RIP Movie Pass

MoviePass, once a revolutionary ticketing service, is temporarily shutting down on Saturday and it’s unclear if it will return.

MoviePass, the service that allowed film buffs to catch flicks at a discount, will stop operating this week and may not return, according to its owner.

The film ticket app will stop operating as of Sept. 14, according to Helios and Matheson Analytics Inc., the firm that owns roughly 92% of its shares because “its efforts to recapitalize MoviePass have not been successful to date,” the firm said in a statement. “The company is unable to predict if or when the MoviePass service will continue.”

It’s an abrupt but not an altogether unexpected ending for the service, which once had millions of subscribers drawn to the prospect of being able to see as many films as they wanted for $10 a month, but then teetered in the wake of a series of setbacks.

 

The most recent issue surfaced in August, when website TechCrunch reported that debit card numbers belonging to MoviePass subscribers, along with other personal information had been exposed.

A security researcher told TechCrunch that he’d found an unencrypted list that revealed the debit card numbers, expiration dates, and personal addresses for millions of MoviePass customers.

The company said in a statement at the time that it had recently discovered a security lapse and that the system was quickly secured.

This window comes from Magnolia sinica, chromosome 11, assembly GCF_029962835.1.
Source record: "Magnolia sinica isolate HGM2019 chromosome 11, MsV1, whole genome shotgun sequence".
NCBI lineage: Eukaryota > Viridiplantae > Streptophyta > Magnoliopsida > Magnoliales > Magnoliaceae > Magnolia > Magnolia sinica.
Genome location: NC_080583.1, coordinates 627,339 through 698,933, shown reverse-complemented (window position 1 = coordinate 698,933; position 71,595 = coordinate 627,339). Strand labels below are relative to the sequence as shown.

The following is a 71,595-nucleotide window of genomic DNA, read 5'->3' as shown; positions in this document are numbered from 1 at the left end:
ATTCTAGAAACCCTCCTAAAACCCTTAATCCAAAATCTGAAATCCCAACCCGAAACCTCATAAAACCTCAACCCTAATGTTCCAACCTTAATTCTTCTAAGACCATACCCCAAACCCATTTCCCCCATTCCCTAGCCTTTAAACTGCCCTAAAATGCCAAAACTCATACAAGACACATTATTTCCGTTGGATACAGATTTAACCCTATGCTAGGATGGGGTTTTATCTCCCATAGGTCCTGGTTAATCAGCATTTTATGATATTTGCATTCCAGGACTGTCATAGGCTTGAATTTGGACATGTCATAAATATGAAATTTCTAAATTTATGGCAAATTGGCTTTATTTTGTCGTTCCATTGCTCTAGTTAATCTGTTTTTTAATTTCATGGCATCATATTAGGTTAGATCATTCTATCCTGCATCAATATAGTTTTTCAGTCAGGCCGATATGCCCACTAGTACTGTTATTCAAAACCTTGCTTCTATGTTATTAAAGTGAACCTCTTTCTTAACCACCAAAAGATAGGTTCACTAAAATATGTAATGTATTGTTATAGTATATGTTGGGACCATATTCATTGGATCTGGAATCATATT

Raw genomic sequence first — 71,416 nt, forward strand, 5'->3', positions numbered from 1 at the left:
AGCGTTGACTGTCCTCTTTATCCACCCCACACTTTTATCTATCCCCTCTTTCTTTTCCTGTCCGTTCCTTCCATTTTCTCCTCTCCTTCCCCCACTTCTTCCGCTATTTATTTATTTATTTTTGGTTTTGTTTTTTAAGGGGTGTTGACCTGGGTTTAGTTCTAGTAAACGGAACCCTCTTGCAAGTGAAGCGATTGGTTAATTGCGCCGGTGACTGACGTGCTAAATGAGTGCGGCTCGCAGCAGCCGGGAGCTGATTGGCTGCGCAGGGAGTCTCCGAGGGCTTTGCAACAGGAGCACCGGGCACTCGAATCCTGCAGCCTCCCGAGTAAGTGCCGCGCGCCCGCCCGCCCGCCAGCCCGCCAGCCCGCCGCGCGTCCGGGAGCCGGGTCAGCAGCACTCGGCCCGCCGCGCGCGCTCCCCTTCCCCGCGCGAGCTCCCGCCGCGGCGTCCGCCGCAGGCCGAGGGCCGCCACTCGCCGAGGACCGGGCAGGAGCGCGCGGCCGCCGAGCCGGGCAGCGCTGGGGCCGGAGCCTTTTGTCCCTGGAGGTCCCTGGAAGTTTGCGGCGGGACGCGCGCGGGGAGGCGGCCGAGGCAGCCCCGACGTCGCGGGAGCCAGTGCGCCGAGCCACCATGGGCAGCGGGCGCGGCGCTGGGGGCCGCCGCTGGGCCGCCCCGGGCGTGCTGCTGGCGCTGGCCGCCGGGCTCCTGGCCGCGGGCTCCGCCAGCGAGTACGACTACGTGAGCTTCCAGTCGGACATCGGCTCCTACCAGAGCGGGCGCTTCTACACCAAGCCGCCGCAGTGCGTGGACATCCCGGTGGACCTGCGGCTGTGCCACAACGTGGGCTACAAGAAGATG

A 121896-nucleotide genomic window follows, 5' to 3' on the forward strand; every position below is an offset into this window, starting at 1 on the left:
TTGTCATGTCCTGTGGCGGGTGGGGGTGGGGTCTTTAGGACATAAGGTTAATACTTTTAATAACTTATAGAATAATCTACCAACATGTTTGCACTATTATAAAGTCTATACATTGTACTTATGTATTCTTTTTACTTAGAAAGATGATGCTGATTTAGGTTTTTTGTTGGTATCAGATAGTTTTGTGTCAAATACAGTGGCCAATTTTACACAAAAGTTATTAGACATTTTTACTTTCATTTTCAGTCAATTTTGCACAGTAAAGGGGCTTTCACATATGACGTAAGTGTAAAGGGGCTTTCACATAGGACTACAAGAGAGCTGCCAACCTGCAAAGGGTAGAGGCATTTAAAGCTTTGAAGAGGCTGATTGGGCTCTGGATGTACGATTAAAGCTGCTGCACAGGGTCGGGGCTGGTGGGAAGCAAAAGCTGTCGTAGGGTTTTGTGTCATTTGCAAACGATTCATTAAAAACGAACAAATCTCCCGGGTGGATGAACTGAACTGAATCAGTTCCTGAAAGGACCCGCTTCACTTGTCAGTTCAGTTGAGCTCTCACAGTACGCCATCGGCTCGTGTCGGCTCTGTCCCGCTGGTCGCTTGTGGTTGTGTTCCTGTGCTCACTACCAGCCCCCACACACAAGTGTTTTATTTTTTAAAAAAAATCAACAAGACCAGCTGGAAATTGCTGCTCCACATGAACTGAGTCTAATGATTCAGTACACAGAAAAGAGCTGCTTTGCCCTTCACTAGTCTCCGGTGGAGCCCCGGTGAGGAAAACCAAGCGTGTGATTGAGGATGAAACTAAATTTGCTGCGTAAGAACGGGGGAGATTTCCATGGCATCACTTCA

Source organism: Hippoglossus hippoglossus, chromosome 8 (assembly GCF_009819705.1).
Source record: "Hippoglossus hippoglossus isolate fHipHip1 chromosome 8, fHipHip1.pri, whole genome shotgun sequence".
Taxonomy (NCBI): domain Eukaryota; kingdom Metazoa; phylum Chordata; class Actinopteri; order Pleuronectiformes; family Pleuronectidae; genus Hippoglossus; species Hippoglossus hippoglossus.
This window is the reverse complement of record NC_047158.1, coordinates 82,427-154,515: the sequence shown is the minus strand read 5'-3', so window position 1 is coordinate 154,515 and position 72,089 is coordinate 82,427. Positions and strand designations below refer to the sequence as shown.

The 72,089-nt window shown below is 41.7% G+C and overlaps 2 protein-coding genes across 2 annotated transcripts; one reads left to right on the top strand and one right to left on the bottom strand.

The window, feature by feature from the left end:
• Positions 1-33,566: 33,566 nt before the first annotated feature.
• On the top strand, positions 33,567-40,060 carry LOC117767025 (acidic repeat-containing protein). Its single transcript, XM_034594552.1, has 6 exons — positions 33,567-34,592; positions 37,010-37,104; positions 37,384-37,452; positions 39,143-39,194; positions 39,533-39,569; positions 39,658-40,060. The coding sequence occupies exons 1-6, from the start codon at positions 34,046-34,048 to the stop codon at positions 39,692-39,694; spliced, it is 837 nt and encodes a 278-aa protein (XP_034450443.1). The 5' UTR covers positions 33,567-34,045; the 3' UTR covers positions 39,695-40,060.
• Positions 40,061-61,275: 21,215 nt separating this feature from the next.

MoviePass’ CEO Mitch Lowe posted a letter on the service’s website Friday that said “at this point, we are unable to predict if or when the MoviePass service will continue.”

Helios and Matheson (HMNY), the parent company of MoviePass, announced that it would be interrupting the service on Saturday. Helios and Matheson’s efforts to recapitalize MoviePass have “not been successful to date,” the company said in a press release on Friday.

 

 

“The Company is unable to predict if or when the MoviePass service will continue,” Helios and Matheson said in the statement. “The Company is continuing its efforts to seek financing to fund its operations.There can be no assurance that any such financing will be obtained or available on terms acceptable to the Committee.”

MoviePass sent shock waves through Hollywood in the summer of 2017 when it dropped its monthly subscription fee to $10 a month, which allowed users to see one movie a day. After that, the service grew rapidly to 3 million subscribers in less than a year.

From the start, the surprisingly low subscription fee and surging subscriber base prompted many in the film industry to wonder how sustainable MoviePass’ business model actually was.

Helios and Matheson issued a dire warning in April of 2018 about the company’s ability to stay in business.
MoviePass eventually raised its prices and began to limit access to blockbuster movies. In December, the company announced that it was changing its prices once again, this time adopting a tiered plan.

All of MoviePass’ issues —from film restrictions to a glitchy mobile app — led to a subscriber exodus (Business Insider reported in April that the service had about 225,000 subscribers). Helios and Matheson’s stock took a major hit as a result, dipping to as low as 2 cents.

 

 

MoviePass then confirmed last month that a security issue may have exposed customers’ records.

Despite the service’s potential demise, it has arguably changed the theater-going experience.

Subscription services similar to MoviePass in spirit, but not in price, have popped at major movie chains such as AMC and Regal.